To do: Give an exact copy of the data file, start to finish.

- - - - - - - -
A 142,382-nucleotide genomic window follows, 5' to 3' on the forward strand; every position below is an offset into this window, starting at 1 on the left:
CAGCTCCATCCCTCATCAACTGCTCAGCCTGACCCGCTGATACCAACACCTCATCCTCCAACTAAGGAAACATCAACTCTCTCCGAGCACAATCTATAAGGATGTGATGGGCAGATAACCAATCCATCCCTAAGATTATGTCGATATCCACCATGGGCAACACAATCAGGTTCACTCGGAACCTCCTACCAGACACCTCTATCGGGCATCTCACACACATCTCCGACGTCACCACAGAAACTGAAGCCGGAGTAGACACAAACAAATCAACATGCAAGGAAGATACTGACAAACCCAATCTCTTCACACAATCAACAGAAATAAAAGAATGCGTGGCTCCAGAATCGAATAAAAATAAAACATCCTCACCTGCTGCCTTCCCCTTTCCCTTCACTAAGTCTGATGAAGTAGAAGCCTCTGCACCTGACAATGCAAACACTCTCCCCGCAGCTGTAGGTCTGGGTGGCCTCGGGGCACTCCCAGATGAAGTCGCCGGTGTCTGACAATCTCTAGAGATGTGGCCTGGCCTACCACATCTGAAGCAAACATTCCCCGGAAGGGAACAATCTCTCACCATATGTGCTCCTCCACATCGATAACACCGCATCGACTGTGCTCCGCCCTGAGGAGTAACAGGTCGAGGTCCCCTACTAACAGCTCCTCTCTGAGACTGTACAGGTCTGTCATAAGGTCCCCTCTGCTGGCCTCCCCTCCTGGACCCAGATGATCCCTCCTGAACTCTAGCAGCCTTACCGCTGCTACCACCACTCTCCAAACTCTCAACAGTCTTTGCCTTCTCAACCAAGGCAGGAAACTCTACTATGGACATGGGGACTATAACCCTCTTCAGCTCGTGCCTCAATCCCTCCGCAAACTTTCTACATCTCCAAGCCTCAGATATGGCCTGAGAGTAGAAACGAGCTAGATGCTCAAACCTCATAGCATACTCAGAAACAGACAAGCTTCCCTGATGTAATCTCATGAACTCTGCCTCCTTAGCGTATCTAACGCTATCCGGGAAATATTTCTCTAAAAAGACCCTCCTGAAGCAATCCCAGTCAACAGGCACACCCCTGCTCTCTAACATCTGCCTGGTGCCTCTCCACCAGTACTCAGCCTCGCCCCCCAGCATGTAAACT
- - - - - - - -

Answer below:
A 142,382-nucleotide genomic window follows, 5' to 3' on the forward strand; every position below is an offset into this window, starting at 1 on the left:
CAGCTCCATCCCTCATCAACTGCTCAGCCTGACCCGCTGATACCAACACCTCATCCTCCAACTAAGGAAACATCAACTCTCTCCGAGCACAATCTATAAGGATGTGATGGGCAGATAACCAATCCATCCCTAAGATTATGTCGATATCCACCATGGGCAACACAATCAGGTTCACTCGGAACCTCCTACCAGACACCTCTATCGGGCATCTCACACACATCTCCGACGTCACCACAGAAACTGAAGCCGGAGTAGACACAAACAAATCAACATGCAAGGAAGATACTGACAAACCCAATCTCTTCACACAATCAACAGAAATAAAAGAATGCGTGGCTCCAGAATCGAATAAAAATAAAACATCCTCACCTGCTGCCTTCCCCTTTCCCTTCACTAAGTCTGATGAAGTAGAAGCCTCTGCACCTGACAATGCAAACACTCTCCCCGCAGCTGTAGGTCTGGGTGGCCTCGGGGCACTCCCAGATGAAGTCGCCGGTGTCTGACAATCTCTAGAGATGTGGCCTGGCCTACCACATCTGAAGCAAACATTCCCCGGAAGGGAACAATCTCTCACCATATGTGCTCCTCCACATCGATAACACCGCATCGACTGTGCTCCGCCCTGAGGAGTAACAGGTCGAGGTCCCCTACTAACAGCTCCTCTCTGAGACTGTACAGGTCTGTCATAAGGTCCCCTCTGCTGGCCTCCCCTCCTGGACCCAGATGATCCCTCCTGAACTCTAGCAGCCTTACCGCTGCTACCACCACTCTCCAAACTCTCAACAGTCTTTGCCTTCTCAACCAAGGCAGGAAACTCTACTATGGACATGGGGACTATAACCCTCTTCAGCTCGTGCCTCAATCCCTCCGCAAACTTTCTACATCTCCAAGCCTCAGATATGGCCTGAGAGTAGAAACGAGCTAGATGCTCAAACCTCATAGCATACTCAGAAACAGACAAGCTTCCCTGATGTAATCTCATGAACTCTGCCTCCTTAGCGTATCTAACGCTATCCGGGAAATATTTCTCTAAAAAGACCCTCCTGAAGCAATCCCAGTCAACAGGCACACCCCTGCTCTCTAACATCTGCCTGGTGCCTCTCCACCAGTACTCAGCCTCGCCCCCCAGCATGTAAACT